Your psoas muscle plays an incredibly important role. It is a hidden muscle tucked behind your abdomen and so it is a bit more difficult to envisage than other muscles that you can see and palpate. There are a number of reasons why it is so important.
The muscle gets its name from the Greek word, “loin”. The muscle pulls your lower spine forward giving you the curve that you can feel in your lower back.
The psoas muscle in the above picture is the muscle that originates from the spine.
- It is used to hold you upright.
- It helps you move. Your first movement as you start your run or walk is to swing your leg forward. It’s your psoas that gets you moving.
- It is linked to the spine. A shortened psoas will place unwanted pressure on the spine.
- The more you sit, the shorter the muscle becomes.
There are only 4 muscles that connect the spine to either the arms or the legs. Your latissimus dorsi, better known as your ‘lats’ connect the spine to the arms.
With regard to your legs, the glute maximus, piriformis and psoas link the spine to the legs. These muscles therefore are linked to both spinal stability and movement.
Let’s look at some of the wonderful things that the muscle helps us with.
- Walking and Running is initiated by the muscle.
As you step off, your psoas pulls. Your femur gets pulled forward, and with that a whole series of events take place that enable to move. The human body is a wonderful thing.
- The muscle fires during stressful situations.
You have two reactions to stress – fight or flight.
The psoas muscle is involved in both. In other words, you will either sprint off, which means that the psoas will initiate that movement, or you will fight. Fighting means that you will pull down into a more protective position. Once again the psoas fires up. If things really go wrong and you get forced to curl up into fetal position, it’s the psoas that will curl your legs up to protect your abdomen.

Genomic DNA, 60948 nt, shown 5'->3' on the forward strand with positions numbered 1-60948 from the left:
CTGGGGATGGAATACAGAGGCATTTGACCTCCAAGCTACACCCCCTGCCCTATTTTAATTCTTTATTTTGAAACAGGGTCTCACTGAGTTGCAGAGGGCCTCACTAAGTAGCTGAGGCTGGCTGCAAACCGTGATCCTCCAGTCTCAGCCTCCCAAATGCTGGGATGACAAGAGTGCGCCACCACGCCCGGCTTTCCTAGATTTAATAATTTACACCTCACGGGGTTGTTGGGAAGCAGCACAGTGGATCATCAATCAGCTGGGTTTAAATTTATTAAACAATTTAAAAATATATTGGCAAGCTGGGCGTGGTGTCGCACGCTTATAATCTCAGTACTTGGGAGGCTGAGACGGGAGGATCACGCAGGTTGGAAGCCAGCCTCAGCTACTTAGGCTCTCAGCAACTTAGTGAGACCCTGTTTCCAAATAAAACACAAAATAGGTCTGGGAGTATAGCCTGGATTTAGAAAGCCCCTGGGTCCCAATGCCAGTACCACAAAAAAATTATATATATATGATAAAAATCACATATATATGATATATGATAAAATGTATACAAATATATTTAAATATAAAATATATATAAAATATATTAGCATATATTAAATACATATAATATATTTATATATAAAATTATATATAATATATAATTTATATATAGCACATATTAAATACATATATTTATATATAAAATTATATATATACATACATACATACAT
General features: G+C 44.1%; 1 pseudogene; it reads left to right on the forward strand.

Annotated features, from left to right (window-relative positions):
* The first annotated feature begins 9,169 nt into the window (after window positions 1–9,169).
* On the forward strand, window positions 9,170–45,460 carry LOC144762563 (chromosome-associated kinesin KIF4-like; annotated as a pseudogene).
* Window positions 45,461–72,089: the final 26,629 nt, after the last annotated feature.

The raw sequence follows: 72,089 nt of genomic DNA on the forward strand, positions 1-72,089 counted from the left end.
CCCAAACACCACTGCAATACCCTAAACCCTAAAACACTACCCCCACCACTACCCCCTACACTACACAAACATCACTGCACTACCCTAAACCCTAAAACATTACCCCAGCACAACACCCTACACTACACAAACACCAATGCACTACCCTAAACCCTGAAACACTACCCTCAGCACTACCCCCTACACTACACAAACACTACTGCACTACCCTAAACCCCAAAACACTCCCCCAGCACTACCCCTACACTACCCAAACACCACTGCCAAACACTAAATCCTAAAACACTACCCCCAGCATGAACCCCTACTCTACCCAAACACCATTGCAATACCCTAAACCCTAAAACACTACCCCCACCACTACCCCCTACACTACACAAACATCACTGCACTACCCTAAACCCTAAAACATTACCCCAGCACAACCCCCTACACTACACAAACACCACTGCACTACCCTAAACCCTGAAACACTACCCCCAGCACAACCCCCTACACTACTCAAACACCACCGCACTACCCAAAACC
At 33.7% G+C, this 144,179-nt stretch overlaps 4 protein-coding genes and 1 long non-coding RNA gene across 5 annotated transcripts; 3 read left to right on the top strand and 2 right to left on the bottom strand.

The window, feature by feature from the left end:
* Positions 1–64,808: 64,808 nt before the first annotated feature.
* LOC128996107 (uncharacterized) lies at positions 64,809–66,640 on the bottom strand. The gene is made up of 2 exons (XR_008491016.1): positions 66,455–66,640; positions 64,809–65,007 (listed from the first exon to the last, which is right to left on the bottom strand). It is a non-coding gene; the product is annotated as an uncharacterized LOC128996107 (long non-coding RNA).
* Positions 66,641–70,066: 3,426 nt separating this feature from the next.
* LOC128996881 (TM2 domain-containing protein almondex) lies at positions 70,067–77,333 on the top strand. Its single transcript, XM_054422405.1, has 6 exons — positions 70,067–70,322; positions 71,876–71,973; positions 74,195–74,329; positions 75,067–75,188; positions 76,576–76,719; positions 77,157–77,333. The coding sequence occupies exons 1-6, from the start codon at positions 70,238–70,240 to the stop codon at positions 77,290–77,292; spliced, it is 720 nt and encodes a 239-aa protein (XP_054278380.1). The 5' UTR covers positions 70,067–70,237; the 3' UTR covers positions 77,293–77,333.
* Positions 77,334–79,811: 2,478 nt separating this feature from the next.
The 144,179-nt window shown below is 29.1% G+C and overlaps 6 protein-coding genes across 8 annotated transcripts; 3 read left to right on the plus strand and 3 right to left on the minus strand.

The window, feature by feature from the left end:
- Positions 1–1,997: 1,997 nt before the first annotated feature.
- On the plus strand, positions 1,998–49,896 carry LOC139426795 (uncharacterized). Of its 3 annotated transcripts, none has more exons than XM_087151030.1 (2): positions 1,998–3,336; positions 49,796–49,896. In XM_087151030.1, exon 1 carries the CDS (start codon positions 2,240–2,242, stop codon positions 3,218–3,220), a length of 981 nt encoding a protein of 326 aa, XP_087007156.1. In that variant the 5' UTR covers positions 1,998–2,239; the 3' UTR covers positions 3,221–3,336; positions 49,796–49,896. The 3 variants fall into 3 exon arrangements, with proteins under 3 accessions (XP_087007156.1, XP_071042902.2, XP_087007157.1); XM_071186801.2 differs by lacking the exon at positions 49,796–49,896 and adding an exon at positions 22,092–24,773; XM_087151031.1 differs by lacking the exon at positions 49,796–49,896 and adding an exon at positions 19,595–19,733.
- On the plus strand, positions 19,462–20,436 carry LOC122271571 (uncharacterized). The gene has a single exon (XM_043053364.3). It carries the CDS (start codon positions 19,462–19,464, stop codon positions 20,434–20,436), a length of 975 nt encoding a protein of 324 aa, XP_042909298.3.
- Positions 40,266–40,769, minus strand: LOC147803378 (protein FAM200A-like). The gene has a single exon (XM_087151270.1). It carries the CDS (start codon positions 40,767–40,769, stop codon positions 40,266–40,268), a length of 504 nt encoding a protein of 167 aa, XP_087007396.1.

On another note, I am sure you have heard the term, “I just wanted to curl up into a ball and cry/die.” Emotions influence posture. People that have gone through stressful situations will often shorten the psoas.
- The muscle shortens when you sit too much. I wrote a blog entitled Sitting is the new smoking. It really is harmful.
- Cyclists do their thing while seated. They run the risk of over pulling with the hip flexors and thus over developing the psoas, and at the same time shortening it.
- A tight psoas can switch your glute muscles off.
I have met so many athletes who have been told that their injury problems originate from weak glute muscles. They then get put on a program where they train the butt to become strong. Despite getting to the level where they can crack an acorn open between their cheeks, they remain injured. Bottom line, if your psoas is tight, your body will prevent the glutes from firing while running. The process is called reciprocal inhibition. Your body prevents two opposing muscles from contracting at the same time. When one muscle contracts, a message is sent to the brain to tell the opposing muscle or antagonist to relax. A tight psoas will send a message to the brain that will decrease how much your leg is pulled back during the push off phase of your run. Forget about your glute firing properly if you have a tight psoas.
I get to see this every day during our Runner’s leg assessments. As soon as the heel of the front leg touches the ground the back leg comes swinging forward and is not allowed to follow through.
What to do, what to do..?
- Try and sit less at work. You need to schedule regular breaks in order to stand up and walk around and maybe even get a stretch in.
- Stretch the muscle.
Here are some ways. I particularly like the warrior pose. It is demonstrated on the second picture.
- Come in for a bit of Myofascial Release.
Here are some details – Massage at SBR Sport.
- Get some more ideas from a pilates/yoga/personal trainer.
Hope this helps.